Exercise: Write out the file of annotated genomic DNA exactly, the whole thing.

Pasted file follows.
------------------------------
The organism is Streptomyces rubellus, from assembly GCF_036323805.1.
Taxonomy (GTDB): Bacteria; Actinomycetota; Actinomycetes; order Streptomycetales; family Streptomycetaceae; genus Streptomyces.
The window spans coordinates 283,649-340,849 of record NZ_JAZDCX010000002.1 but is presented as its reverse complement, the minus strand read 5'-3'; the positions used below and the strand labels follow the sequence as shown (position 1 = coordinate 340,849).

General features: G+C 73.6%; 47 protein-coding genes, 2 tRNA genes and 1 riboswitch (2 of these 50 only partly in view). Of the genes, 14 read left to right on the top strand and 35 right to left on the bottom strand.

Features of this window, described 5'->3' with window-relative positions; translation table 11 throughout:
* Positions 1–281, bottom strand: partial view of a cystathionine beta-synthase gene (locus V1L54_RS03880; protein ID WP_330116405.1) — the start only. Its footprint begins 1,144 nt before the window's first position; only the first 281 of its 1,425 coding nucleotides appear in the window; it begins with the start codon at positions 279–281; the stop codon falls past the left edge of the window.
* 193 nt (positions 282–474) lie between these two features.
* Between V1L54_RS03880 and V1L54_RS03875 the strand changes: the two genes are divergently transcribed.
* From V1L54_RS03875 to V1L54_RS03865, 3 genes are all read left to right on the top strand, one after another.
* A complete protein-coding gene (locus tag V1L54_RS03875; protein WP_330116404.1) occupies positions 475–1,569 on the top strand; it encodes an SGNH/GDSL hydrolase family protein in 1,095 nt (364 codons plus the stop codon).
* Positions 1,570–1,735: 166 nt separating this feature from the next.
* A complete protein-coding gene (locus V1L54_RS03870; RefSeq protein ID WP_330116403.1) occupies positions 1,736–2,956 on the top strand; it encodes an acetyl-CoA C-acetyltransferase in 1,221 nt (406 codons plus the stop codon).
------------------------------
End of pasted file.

The organism is Streptomyces rubellus, from assembly GCF_036323805.1.
Taxonomy (GTDB): Bacteria; Actinomycetota; Actinomycetes; order Streptomycetales; family Streptomycetaceae; genus Streptomyces.
The window spans coordinates 283,649-340,849 of record NZ_JAZDCX010000002.1 but is presented as its reverse complement, the minus strand read 5'-3'; the positions used below and the strand labels follow the sequence as shown (position 1 = coordinate 340,849).

General features: G+C 73.6%; 47 protein-coding genes, 2 tRNA genes and 1 riboswitch (2 of these 50 only partly in view). Of the genes, 14 read left to right on the top strand and 35 right to left on the bottom strand.

Features of this window, described 5'->3' with window-relative positions; translation table 11 throughout:
* Positions 1–281, bottom strand: partial view of a cystathionine beta-synthase gene (locus V1L54_RS03880; protein ID WP_330116405.1) — the start only. Its footprint begins 1,144 nt before the window's first position; only the first 281 of its 1,425 coding nucleotides appear in the window; it begins with the start codon at positions 279–281; the stop codon falls past the left edge of the window.
* 193 nt (positions 282–474) lie between these two features.
* Between V1L54_RS03880 and V1L54_RS03875 the strand changes: the two genes are divergently transcribed.
* From V1L54_RS03875 to V1L54_RS03865, 3 genes are all read left to right on the top strand, one after another.
* A complete protein-coding gene (locus tag V1L54_RS03875; protein WP_330116404.1) occupies positions 475–1,569 on the top strand; it encodes an SGNH/GDSL hydrolase family protein in 1,095 nt (364 codons plus the stop codon).
* Positions 1,570–1,735: 166 nt separating this feature from the next.
* A complete protein-coding gene (locus V1L54_RS03870; RefSeq protein ID WP_330116403.1) occupies positions 1,736–2,956 on the top strand; it encodes an acetyl-CoA C-acetyltransferase in 1,221 nt (406 codons plus the stop codon).